'There is an intriguing aspect to the Preseli bluestones � a relatively high proportion of them (perhaps as much as ten percent) have the usually rare property of being �musical�. That is, they can ring like a bell or gong, or resound like a drum, when struck with a small hammer-stone, instead of the dull clunking sound rock-on-rock usually makes. That this property has been noted locally down the generations is shown by the �Maenclochog� (�Ringing stones�) village place-name in the Preseli area'. (2)

(More about specific selectivity of stone)



A significant alignment is formed by the stone circle, the remains of an avenue, the outliers, Carn Menyn and once a year, the Mid-summer sunrise. The specific design and placement of the circle therefore manages to unite us through the stones to both the landscape and the solar cycle.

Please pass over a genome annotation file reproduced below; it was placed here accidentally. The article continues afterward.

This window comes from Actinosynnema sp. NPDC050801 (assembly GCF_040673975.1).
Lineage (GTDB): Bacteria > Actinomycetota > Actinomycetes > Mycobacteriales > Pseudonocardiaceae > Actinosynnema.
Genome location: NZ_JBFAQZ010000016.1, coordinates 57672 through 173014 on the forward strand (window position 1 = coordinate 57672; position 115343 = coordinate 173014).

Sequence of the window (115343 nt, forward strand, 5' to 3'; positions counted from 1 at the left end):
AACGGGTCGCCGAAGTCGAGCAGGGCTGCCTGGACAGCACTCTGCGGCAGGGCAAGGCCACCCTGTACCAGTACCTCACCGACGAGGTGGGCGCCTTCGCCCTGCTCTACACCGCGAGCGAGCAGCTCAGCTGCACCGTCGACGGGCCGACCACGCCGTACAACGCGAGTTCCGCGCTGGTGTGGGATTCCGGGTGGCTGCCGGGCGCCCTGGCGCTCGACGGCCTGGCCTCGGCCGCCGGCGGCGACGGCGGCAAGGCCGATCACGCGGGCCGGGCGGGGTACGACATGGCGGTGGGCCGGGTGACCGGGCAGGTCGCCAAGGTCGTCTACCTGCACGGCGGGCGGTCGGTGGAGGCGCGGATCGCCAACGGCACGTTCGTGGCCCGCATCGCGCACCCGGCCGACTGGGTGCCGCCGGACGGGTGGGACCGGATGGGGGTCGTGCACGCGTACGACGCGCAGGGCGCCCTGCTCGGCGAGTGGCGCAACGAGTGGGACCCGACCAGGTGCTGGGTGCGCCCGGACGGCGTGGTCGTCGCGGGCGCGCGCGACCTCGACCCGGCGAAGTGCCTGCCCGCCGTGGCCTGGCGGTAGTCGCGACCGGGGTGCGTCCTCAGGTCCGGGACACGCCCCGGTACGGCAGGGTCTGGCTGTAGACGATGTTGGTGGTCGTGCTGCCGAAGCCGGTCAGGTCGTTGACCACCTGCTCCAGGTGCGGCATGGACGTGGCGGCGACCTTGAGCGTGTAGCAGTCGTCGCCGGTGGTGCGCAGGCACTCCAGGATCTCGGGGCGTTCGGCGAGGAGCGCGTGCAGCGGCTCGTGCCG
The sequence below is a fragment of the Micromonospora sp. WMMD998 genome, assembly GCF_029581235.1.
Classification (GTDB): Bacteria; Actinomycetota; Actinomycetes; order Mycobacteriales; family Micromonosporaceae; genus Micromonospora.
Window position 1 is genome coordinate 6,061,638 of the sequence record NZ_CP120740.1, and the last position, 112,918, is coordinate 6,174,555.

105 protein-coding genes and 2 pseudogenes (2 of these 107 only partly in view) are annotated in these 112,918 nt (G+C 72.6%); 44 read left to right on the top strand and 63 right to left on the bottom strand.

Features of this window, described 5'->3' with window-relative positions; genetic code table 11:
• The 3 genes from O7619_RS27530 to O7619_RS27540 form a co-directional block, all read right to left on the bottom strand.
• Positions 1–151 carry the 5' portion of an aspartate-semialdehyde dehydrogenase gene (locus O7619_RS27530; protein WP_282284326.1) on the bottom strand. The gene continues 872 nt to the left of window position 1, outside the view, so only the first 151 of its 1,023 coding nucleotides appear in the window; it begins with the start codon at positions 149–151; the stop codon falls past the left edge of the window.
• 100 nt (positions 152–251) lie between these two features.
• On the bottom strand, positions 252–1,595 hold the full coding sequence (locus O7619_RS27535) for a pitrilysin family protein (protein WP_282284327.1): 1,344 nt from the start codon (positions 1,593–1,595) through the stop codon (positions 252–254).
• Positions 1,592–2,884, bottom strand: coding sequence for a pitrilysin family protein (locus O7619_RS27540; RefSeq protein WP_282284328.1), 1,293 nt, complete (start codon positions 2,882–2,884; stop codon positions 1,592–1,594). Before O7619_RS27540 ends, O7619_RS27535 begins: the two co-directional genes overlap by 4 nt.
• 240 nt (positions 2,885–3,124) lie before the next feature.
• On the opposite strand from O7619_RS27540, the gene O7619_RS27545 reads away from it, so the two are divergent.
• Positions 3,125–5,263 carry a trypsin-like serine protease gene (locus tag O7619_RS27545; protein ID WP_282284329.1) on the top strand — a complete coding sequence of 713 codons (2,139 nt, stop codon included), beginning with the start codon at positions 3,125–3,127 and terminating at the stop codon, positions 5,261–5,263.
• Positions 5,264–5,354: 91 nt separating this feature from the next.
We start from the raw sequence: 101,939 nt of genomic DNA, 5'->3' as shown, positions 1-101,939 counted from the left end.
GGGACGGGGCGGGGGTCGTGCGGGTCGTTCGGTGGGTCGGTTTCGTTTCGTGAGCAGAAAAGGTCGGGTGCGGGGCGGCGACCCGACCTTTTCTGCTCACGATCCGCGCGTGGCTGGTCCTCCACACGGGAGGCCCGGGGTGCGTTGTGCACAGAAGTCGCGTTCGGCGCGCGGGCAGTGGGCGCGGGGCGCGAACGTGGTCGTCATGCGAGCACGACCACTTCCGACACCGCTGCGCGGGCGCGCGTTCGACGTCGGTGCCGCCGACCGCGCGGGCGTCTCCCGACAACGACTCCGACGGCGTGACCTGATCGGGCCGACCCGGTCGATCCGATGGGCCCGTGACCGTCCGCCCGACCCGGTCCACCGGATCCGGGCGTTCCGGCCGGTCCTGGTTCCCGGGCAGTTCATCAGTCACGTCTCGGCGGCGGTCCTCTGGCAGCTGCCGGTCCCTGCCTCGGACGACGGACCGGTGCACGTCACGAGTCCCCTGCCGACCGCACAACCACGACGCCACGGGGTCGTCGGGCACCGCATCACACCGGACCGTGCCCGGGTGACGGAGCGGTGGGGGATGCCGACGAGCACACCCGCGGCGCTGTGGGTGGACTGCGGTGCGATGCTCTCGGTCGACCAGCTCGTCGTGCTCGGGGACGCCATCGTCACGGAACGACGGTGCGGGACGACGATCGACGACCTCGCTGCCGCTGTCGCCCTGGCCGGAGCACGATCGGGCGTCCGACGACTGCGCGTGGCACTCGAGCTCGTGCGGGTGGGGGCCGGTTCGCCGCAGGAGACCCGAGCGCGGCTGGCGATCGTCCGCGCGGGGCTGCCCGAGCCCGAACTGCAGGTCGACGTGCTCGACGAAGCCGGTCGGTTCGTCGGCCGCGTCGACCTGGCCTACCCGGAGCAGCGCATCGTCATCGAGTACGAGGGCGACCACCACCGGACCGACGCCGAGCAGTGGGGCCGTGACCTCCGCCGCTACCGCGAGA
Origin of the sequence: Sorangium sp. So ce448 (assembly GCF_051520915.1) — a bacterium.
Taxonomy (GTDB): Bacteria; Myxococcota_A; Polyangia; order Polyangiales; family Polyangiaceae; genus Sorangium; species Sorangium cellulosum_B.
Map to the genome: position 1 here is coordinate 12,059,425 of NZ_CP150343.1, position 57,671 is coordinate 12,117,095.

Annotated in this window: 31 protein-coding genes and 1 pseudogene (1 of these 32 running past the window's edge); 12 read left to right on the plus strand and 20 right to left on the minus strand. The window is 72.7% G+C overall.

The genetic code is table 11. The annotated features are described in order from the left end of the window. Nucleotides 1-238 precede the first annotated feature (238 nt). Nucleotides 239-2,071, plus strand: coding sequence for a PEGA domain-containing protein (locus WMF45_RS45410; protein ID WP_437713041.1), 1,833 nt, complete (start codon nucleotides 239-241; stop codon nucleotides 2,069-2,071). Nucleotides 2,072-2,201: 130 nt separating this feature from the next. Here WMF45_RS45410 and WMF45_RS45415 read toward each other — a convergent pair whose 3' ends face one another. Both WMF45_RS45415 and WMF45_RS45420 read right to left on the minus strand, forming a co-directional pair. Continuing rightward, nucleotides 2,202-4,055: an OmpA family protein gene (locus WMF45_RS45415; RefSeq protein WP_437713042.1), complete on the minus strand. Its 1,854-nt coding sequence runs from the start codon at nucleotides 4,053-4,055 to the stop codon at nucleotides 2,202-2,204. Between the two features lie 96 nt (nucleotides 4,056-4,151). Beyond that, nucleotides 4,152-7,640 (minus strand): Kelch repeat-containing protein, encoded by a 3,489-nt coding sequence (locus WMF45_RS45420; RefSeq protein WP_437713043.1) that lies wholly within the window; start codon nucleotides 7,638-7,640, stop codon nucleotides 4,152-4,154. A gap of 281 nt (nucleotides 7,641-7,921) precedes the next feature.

Beddarthur, is intervisible with Gors Fawr and both monuments are intervisible with Carn Menyn.


Carn Menyn: The Primal Mound.

It can be seen that the Carn Menyn and neighbouring cluster of rocky outcrops on Preseli form the central skyline as viewed from the circle. This phenomenon of a possible 'primal mound' visible on the extreme horizon to the north of a stone circle�s position recurs time and again throughout the British Isles so the monument was probably not randomly located.

The theme of the 'Primal mound' (with an associated prominent stone-circle) is repeated at several of the most significant Neolithic sites in Europe, in which the monuments form part of larger 'ceremonial landscapes', which appear to have been selected and built into in such a way so as to 'unite' people, stones, landscape features and even the heavens. Classic examples can be seen at Avebury/Silbury and Maes Howe/Stennes (Brodgar), although there are several other good examples.

(More on this subject)


And old photo of Carn Menyn (With complimentary white horses)


(Other Welsh Sites)





1). http://www.coflein.gov.uk/en/site/300422/details/GORS+FAWR+STONE+CIRCLE/
2). http://www.landscape-perception.com/a_stone_age_holy_land/